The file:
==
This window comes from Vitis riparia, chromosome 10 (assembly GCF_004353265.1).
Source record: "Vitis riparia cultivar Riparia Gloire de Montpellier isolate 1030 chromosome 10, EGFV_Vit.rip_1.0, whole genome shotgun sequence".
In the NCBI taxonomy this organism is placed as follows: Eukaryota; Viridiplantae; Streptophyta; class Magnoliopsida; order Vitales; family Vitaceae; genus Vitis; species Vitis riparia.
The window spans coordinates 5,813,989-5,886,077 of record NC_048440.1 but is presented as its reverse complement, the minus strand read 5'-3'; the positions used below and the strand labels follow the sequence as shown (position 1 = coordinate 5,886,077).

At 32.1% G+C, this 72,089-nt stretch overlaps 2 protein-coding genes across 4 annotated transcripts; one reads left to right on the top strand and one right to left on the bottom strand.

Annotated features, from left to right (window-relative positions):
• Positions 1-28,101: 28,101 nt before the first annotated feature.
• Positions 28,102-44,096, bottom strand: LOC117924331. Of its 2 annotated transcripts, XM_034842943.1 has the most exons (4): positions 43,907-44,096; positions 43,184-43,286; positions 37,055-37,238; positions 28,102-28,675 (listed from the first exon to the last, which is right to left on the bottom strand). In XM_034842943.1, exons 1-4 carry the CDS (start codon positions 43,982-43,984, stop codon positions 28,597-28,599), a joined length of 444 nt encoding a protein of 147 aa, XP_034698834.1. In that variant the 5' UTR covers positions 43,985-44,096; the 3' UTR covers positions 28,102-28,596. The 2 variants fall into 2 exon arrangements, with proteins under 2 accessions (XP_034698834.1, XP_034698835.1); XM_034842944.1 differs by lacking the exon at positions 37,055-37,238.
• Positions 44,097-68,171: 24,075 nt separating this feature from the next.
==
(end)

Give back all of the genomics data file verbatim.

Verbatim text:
This window comes from Vitis riparia, chromosome 10 (assembly GCF_004353265.1).
Source record: "Vitis riparia cultivar Riparia Gloire de Montpellier isolate 1030 chromosome 10, EGFV_Vit.rip_1.0, whole genome shotgun sequence".
In the NCBI taxonomy this organism is placed as follows: Eukaryota; Viridiplantae; Streptophyta; class Magnoliopsida; order Vitales; family Vitaceae; genus Vitis; species Vitis riparia.
The window spans coordinates 5,813,989-5,886,077 of record NC_048440.1 but is presented as its reverse complement, the minus strand read 5'-3'; the positions used below and the strand labels follow the sequence as shown (position 1 = coordinate 5,886,077).

At 32.1% G+C, this 72,089-nt stretch overlaps 2 protein-coding genes across 4 annotated transcripts; one reads left to right on the top strand and one right to left on the bottom strand.

Annotated features, from left to right (window-relative positions):
• Positions 1-28,101: 28,101 nt before the first annotated feature.
• Positions 28,102-44,096, bottom strand: LOC117924331. Of its 2 annotated transcripts, XM_034842943.1 has the most exons (4): positions 43,907-44,096; positions 43,184-43,286; positions 37,055-37,238; positions 28,102-28,675 (listed from the first exon to the last, which is right to left on the bottom strand). In XM_034842943.1, exons 1-4 carry the CDS (start codon positions 43,982-43,984, stop codon positions 28,597-28,599), a joined length of 444 nt encoding a protein of 147 aa, XP_034698834.1. In that variant the 5' UTR covers positions 43,985-44,096; the 3' UTR covers positions 28,102-28,596. The 2 variants fall into 2 exon arrangements, with proteins under 2 accessions (XP_034698834.1, XP_034698835.1); XM_034842944.1 differs by lacking the exon at positions 37,055-37,238.
• Positions 44,097-68,171: 24,075 nt separating this feature from the next.